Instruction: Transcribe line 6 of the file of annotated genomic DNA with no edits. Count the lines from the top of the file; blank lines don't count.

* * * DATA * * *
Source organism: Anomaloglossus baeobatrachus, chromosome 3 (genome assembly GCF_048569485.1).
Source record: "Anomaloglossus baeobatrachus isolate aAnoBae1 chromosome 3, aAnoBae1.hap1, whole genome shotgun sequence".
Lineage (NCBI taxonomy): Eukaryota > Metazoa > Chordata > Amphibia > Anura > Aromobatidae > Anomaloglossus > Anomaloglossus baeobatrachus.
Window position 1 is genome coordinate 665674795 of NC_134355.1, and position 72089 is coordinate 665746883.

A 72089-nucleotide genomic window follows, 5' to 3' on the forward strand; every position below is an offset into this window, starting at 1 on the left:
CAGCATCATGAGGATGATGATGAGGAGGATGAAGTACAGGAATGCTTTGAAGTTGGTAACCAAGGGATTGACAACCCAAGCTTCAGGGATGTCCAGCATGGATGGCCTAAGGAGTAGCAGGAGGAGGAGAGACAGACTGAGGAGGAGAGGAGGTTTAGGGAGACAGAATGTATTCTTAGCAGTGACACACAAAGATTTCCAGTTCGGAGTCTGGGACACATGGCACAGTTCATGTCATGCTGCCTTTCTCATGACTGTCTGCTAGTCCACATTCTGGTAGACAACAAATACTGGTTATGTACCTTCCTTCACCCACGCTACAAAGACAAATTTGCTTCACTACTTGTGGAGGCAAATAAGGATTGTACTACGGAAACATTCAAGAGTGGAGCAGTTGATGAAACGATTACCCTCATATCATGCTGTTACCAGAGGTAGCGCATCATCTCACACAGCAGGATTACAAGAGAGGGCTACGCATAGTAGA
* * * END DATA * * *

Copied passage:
CAGCATCATGAGGATGATGATGAGGAGGATGAAGTACAGGAATGCTTTGAAGTTGGTAACCAAGGGATTGACAACCCAAGCTTCAGGGATGTCCAGCATGGATGGCCTAAGGAGTAGCAGGAGGAGGAGAGACAGACTGAGGAGGAGAGGAGGTTTAGGGAGACAGAATGTATTCTTAGCAGTGACACACAAAGATTTCCAGTTCGGAGTCTGGGACACATGGCACAGTTCATGTCATGCTGCCTTTCTCATGACTGTCTGCTAGTCCACATTCTGGTAGACAACAAATACTGGTTATGTACCTTCCTTCACCCACGCTACAAAGACAAATTTGCTTCACTACTTGTGGAGGCAAATAAGGATTGTACTACGGAAACATTCAAGAGTGGAGCAGTTGATGAAACGATTACCCTCATATCATGCTGTTACCAGAGGTAGCGCATCATCTCACACAGCAGGATTACAAGAGAGGGCTACGCATAGTAGA